3 SEPTEMBER 2010
Black and white
A recent message from a business acquaintance included the sentence “it is good to hear that your treatment is progressing and hopefully you will soon be in remission.” A couple of days ago my mother – who is generously helping us – used the words “given what are you are going through”.
To be honest, I no longer remember what I thought about cancer before my own experience with it this year. Maybe people with no experience of it think that the only options are Never Had Cancer vs Will Eventually Die of Cancer.
I forgot that my mother doesn’t have access to this journal. I wonder what it is that people imagine that I Am Going Through. Maybe they imagine me pacing the rooms in tears, worrying about dying.
I am happy to report that, except for the annoyance and interruptions of treatments and their side-effects, I am fine. I don’t think I have cancer; it might sound like denial, but even my surgeon said it after hearing the results of clear lymph nodes after my lumpectomy.
Other than being at a higher risk of developing cancer than average, I don’t think of myself as being ill or anything being wrong with me.
Whereas 2008 was the year I lost loads of weight, 2010 will become the year that I had a small brush with cancer.
For the first time since January this year, August was a month without any hospital visits.
However, I still had treatments.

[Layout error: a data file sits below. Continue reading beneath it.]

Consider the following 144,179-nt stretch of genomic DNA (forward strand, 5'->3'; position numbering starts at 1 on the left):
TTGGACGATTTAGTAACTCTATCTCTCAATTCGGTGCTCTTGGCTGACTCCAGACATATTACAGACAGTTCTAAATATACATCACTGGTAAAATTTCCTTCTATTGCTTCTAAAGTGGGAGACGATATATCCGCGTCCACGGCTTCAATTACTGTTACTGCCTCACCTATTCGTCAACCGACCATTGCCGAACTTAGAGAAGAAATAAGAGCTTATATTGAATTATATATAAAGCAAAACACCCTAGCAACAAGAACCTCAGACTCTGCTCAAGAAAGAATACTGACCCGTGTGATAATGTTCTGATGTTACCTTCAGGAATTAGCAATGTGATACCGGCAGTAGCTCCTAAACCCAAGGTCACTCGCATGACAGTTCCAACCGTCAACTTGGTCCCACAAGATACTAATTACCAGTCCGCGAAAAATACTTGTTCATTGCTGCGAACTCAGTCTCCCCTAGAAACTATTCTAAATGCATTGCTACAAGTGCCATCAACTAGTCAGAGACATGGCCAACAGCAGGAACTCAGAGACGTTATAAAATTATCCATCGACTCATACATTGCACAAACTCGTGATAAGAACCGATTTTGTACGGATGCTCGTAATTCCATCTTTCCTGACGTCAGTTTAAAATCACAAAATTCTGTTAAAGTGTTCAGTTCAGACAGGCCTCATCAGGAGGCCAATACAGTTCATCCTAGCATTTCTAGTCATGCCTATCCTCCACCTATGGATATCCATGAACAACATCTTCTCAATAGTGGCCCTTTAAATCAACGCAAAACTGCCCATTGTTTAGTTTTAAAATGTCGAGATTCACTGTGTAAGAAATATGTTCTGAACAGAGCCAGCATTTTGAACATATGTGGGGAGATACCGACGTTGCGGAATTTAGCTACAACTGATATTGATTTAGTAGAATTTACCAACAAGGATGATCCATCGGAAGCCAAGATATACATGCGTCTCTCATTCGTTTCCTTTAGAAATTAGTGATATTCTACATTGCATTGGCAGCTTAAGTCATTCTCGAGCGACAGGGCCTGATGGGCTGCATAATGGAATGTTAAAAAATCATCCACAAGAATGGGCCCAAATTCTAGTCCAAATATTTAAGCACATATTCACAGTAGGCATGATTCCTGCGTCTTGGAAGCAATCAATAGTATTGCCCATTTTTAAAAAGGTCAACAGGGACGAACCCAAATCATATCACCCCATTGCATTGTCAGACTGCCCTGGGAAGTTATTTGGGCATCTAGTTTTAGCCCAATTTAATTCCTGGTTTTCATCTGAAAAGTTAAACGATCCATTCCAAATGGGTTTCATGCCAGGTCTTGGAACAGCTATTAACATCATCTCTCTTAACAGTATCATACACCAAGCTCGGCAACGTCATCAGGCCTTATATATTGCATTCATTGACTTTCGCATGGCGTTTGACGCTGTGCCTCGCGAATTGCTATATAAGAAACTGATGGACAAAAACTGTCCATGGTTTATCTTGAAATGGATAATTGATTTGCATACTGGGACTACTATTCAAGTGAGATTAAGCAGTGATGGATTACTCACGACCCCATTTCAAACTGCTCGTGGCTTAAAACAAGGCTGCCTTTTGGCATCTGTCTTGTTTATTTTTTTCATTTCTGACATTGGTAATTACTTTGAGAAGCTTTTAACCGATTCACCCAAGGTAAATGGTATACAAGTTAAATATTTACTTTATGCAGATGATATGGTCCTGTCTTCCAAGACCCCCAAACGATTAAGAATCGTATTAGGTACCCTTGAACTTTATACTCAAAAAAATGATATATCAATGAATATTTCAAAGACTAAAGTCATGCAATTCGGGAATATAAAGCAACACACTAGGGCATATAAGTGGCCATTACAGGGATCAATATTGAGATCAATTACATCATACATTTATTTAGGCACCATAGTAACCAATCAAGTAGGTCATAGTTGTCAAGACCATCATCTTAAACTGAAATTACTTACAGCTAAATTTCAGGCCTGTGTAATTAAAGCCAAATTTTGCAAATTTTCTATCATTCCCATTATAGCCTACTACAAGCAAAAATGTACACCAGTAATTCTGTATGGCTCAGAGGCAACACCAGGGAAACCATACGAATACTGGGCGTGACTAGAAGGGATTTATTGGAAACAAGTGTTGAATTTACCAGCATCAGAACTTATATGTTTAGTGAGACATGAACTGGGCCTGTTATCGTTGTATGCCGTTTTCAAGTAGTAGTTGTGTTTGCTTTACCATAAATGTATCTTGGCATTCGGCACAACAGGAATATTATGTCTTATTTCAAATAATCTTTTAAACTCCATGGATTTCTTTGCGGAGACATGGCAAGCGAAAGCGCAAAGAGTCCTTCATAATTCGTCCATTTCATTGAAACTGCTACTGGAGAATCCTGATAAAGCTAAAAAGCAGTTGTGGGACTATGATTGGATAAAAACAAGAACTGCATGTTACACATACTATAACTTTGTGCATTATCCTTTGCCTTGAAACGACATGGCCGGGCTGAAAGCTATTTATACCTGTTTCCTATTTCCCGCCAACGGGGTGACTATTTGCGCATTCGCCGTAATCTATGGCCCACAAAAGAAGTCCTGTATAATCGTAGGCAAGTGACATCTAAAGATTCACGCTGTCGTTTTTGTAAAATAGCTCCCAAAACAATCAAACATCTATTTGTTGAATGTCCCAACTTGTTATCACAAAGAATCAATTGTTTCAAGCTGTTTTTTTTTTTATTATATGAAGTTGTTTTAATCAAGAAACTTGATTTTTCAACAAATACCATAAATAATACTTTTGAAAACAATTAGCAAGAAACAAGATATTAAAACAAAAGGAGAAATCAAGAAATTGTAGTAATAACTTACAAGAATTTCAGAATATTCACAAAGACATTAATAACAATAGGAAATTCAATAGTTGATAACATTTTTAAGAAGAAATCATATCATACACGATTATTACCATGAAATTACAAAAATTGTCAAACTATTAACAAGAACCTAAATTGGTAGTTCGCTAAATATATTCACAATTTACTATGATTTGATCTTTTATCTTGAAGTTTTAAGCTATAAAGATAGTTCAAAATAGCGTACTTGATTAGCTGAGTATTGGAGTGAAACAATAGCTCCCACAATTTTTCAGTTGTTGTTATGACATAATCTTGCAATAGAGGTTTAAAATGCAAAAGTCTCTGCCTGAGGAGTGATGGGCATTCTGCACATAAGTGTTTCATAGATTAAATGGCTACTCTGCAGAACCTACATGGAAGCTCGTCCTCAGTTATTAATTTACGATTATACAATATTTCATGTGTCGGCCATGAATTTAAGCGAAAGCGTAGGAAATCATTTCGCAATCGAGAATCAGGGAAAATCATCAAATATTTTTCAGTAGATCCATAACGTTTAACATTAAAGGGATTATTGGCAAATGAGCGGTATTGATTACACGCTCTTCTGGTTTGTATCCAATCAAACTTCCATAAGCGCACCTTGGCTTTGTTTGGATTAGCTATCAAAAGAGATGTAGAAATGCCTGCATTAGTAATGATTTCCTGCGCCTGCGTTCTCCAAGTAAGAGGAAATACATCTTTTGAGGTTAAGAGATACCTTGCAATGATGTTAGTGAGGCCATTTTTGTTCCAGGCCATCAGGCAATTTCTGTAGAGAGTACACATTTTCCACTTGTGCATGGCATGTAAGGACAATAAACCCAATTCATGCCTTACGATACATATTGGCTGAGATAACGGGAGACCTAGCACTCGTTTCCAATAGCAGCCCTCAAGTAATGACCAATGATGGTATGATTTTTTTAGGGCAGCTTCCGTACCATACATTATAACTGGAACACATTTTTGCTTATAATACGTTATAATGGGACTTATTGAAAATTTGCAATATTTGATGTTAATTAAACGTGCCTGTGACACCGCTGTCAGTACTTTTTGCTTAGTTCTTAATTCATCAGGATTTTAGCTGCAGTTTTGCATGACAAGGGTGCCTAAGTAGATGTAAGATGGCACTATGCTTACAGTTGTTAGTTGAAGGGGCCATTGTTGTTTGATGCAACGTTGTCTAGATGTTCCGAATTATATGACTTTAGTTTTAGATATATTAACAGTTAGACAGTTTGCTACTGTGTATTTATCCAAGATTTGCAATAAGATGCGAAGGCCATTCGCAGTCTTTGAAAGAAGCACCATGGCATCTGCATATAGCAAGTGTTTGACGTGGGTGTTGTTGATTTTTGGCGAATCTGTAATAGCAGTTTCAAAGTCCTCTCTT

I had my last FEC chemotherapy on 28 July. I took the extra anti-sickness pills – Domperidone – regularly for a week and the nausea was tolerable. I don’t know why I stopped after a week as the nausea lasted three more days.
My remaining chemotherapy side-effects are:
- inflamed and sore vein in arm
- lines in nails
In the fourth week after chemotherapy – the last week of August – I started being nauseous again.
I wondered if it was because that would have been when I was due to feel sick if I’d had more chemo!
I started taking Tamoxifen at the end of week four. It is hormone therapy to remove oestrogen from my body since the cancer I had grew faster in the presence of oestrogen.
I started to feel a different kind of nausea after eating (less the travel sickness kind and more the eaten-something-bad kind) and fatigue again. I’ll be taking Tamoxifen for five years. There are short-term and long-term side-effects.
At the start of the same week, I started having hot flushes during the day. I’d been having them at night for the last two years and already knew that I was pre-menopausal. It’s just ramped up a bit.
Daytime hot flushes are very weird.
It’s like feeling really hot from a fever but without feeling ill. It’s only when I can feel the sweat cooling on my forehead that I realise what’s happening.
I’ve taken to wearing layers which I can remove quickly. I have a hand fan by my seat in the lounge. I won’t be able to take HRT because it adds back oestrogen.
On losing my hair
I’m actually glad that I didn’t go for the cold cap to try to prevent hair loss because losing my hair has been a bit of an adventure: friends have made or bought hats for me and I’ve had fun with my blue wig.
It was great to go bare-headed indoors when it was really hot.
The rest of my hair has also changed. There’s much less of it. What’s left is finer and fairer. My eyelashes are short and my eyebrows are not as bushy.
Ever since my teens, I’ve battled with excess hair and so this respite has been welcome. In fact, at the time I found the lump in my breast, I was taking a high-oestrogen version of the Pill to make the hair on my face less dark and less thick.
I wish I could choose which hair I could get back and which to stay away! I miss my long eyelashes and head hair.